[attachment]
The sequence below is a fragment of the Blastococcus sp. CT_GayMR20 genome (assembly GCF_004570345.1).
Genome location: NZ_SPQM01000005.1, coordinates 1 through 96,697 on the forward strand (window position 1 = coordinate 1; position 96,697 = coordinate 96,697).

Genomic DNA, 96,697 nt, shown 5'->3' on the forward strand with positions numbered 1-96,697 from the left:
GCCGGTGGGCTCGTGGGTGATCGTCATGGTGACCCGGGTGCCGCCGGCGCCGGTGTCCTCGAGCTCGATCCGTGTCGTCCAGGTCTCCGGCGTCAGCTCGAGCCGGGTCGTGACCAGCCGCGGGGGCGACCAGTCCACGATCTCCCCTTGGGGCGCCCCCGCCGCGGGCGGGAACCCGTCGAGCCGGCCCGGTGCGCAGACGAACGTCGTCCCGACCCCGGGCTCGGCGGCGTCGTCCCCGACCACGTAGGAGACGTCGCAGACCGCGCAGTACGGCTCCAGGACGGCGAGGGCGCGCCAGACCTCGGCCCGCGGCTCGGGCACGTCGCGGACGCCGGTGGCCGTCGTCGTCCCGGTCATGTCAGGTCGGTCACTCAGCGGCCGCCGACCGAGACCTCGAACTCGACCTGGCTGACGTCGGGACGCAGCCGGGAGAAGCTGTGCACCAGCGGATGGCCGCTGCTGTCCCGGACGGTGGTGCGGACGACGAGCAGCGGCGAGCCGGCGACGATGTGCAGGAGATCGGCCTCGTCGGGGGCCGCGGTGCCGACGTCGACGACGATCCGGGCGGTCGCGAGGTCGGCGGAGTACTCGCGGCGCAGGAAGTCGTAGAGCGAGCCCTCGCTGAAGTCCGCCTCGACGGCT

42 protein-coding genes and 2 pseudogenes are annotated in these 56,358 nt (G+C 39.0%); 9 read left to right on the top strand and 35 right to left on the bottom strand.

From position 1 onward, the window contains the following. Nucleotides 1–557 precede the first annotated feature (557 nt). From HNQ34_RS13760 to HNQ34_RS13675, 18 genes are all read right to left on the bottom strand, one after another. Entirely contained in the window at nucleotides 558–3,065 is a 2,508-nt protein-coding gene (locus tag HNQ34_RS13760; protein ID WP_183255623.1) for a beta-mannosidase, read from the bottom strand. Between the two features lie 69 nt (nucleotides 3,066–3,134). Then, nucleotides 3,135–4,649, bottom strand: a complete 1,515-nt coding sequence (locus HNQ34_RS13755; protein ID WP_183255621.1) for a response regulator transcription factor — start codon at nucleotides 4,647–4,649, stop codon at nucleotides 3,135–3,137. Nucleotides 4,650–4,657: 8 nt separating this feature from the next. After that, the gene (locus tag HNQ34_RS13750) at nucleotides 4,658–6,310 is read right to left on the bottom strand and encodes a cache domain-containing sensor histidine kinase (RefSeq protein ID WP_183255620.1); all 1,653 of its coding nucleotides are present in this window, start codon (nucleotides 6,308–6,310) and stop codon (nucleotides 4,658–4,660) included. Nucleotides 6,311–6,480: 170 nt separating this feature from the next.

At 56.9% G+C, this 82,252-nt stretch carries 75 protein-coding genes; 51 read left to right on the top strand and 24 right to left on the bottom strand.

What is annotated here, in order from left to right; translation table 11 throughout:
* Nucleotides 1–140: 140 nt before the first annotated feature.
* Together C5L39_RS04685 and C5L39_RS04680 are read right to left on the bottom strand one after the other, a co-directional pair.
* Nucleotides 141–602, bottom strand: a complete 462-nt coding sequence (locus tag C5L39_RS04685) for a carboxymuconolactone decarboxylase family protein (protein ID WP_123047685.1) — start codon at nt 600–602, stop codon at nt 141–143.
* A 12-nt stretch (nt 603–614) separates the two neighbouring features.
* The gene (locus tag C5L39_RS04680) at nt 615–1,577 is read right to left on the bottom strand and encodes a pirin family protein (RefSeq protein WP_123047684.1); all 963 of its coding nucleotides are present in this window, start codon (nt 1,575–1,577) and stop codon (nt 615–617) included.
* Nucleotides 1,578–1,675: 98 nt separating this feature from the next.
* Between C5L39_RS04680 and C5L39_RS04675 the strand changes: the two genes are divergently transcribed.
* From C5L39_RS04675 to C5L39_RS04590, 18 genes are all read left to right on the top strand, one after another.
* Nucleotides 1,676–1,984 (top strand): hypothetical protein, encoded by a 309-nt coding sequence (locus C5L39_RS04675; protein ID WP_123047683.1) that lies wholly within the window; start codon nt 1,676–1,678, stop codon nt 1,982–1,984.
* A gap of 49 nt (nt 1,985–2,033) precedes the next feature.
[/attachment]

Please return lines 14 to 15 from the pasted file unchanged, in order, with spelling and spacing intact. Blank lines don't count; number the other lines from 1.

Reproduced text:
* Nucleotides 1,578–1,675: 98 nt separating this feature from the next.
* Between C5L39_RS04680 and C5L39_RS04675 the strand changes: the two genes are divergently transcribed.